The parents' struggle in sending their children to kindergarten has long been documented. The anxiety, the apprehension, the pool of mom's salt and snot left in the parking lot on that first day of "big kid school" -- it's all been written about before.
But if you're dealing with the overwhelming emotion conjured when your youngest -- your baby -- walks through those doors for the first time wearing a backpack bigger than she is, then this post is for you.
My daughter, my firstborn, went to kindergarten four years ago. I remember snapping pictures of her posing by a bulletin board covered in construction paper bees, grass and flowers, welcoming her to "kinder-garden." I remember holding back the tears when she placed her hot pink Barbie backpack in her cubby. I remember studying the kind woman who would be responsible for my little girl five days a week. I remember walking back out to my car, her hand no longer in mine, and feeling alone.
Although my hand was empty that morning four years ago, my arms weren't. I had a baby in them back then. That baby was her little brother -- squirming and begging for the canister of puffy snacks in the diaper bag. Suddenly I didn't feel so alone. Someone still needed me from the hours of 8-3 five days a week.
But now, that little boy who was obsessed with Gerber Puffs is about to enter the same double-doors where I dropped off his sister four years ago. I'll snap the picture of him posing by a bulletin board covered in little yellow creatures giving him a "minion" reasons to love kindergarten. I'll stifle the tears when he finds his cubby and places the Ninja Turtle backpack inside. I'll study the teacher, the other kids, the distance from his desk to the bathroom because he's known to hold it for too long. Then I'll walk out to my car -- my hands and my arms empty.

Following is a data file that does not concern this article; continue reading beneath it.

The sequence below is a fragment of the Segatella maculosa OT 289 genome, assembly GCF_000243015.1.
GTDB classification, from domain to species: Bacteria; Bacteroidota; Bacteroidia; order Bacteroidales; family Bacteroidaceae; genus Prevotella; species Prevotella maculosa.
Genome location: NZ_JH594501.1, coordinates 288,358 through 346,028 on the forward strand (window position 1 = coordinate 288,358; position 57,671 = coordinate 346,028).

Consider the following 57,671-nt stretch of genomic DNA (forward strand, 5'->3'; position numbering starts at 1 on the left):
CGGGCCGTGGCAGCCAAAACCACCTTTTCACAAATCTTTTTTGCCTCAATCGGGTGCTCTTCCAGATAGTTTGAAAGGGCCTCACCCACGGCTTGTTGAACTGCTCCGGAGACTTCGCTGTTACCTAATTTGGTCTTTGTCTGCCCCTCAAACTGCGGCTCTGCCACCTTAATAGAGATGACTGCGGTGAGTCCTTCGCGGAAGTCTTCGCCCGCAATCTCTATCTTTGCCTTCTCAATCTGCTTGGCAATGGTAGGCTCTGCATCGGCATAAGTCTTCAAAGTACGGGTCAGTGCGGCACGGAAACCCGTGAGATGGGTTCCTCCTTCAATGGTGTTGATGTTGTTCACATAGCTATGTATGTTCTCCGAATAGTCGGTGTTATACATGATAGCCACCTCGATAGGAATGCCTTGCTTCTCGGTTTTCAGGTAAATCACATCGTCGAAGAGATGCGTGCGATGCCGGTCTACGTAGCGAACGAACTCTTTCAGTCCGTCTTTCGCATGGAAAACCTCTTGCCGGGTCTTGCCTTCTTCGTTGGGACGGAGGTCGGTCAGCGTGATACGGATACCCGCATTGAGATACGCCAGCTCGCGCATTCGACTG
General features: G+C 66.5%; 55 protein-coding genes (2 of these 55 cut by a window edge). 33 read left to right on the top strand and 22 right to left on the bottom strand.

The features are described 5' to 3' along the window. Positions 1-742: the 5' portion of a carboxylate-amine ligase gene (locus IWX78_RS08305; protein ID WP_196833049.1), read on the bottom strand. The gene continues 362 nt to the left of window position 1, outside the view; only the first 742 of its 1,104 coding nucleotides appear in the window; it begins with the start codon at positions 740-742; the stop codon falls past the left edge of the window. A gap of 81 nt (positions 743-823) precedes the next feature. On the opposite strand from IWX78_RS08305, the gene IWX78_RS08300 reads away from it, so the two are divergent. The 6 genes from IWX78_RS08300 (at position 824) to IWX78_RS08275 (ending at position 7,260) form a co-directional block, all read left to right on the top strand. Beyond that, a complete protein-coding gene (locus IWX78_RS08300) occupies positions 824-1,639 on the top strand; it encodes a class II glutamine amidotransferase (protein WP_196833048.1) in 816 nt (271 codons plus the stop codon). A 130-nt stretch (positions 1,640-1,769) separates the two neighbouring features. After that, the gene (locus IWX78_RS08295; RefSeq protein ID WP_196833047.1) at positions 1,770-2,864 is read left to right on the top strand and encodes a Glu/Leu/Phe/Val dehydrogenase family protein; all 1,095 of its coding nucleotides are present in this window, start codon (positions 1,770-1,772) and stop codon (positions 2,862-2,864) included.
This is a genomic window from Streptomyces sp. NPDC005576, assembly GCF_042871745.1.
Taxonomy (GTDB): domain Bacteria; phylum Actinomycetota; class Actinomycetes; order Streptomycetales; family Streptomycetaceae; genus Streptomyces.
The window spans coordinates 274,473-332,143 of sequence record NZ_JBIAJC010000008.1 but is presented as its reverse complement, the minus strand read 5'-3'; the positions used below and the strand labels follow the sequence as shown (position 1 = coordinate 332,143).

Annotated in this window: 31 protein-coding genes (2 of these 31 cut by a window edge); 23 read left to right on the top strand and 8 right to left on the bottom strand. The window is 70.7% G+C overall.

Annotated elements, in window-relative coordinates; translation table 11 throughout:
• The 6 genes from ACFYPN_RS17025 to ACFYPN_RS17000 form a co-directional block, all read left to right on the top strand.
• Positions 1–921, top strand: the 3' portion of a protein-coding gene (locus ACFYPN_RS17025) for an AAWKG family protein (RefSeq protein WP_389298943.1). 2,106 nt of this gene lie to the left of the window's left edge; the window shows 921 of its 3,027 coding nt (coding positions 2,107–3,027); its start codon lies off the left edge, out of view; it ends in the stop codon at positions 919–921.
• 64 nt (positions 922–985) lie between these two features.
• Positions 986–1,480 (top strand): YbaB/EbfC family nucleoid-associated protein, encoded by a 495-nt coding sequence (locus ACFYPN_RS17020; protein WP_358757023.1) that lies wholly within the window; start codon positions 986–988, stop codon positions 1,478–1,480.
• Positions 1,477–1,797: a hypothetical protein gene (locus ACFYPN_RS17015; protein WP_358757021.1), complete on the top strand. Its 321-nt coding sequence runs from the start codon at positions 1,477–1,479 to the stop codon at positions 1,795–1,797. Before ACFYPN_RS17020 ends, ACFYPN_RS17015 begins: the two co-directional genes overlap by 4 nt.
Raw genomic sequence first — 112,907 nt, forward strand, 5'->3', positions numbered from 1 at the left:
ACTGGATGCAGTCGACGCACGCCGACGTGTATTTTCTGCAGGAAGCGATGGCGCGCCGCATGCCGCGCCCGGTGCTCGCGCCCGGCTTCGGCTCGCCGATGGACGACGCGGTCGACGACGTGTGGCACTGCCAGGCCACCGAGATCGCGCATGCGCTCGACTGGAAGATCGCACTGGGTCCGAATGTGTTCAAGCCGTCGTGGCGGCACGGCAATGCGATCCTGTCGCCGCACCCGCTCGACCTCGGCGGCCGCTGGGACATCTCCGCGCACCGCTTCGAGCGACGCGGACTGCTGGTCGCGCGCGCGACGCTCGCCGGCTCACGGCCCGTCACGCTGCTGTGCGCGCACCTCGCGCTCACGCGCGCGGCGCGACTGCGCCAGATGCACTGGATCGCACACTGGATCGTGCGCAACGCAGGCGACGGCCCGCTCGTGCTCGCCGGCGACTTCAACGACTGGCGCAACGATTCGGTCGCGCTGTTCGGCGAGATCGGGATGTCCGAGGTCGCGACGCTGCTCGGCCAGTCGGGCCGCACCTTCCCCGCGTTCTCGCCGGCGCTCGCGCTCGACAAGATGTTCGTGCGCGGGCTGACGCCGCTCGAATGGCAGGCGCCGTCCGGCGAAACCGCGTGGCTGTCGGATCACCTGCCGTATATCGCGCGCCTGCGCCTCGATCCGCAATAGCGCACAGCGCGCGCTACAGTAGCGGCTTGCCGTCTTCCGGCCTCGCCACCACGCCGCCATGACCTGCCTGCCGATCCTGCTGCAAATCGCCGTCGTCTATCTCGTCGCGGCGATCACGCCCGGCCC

I really will be alone.
For five years, my life has revolved around this blonde-haired little boy. While his sister was in school, we've taken spontaneous trips to the park on Tuesday mornings. He's tossed countless apples into my shopping cart. He's helped me match daddy's socks on laundry day. He's been my buddy, my helper, my sidekick.
Sure, there were days when I wished for silence. There have been times when I desired a quick shopping trip without his persistent cries for Capri Suns or overpriced gummies. There have been so many piles of laundry that had to be re-folded because he likes to wad t-shirts into a ball. There have been many days when I needed a break and would've gladly shipped him off to school.
But now that the time has come, I don't want to let him go.
I worry. I worry that he won't find his classroom when he disappears behind those double-doors. I worry the tray of sloppy mashed potatoes and chicken nuggets will be too big for him to carry. I worry about the meanies on the playground. I worry he'll forget to use soap when he washes his hands.
Will he become just another face in a sea of snaggle-toothed 5-year-olds?
Will his teacher know what works with him and what doesn't? Will she know hugs and talking about his puppy dog helps him to calm down? Will she know how special he is to me?
I worry that the once coveted silence in my home will actually be deafening. I worry that I'll no longer be considered a stay-at-home mom, but instead I'll merely be unemployed. I worry that I have no purpose if I'm not spending the majority of my time each day with at least one of my children. I worry that I won't be needed as much anymore.
He's ready, I know he is. It's time for me to cut the cord, loosen the apron strings. It's time for me to let him grow up. He's a good kid- smart and well-behaved. He's going to do fine in kindergarten. His sister did. He's ready.
But I'm not.
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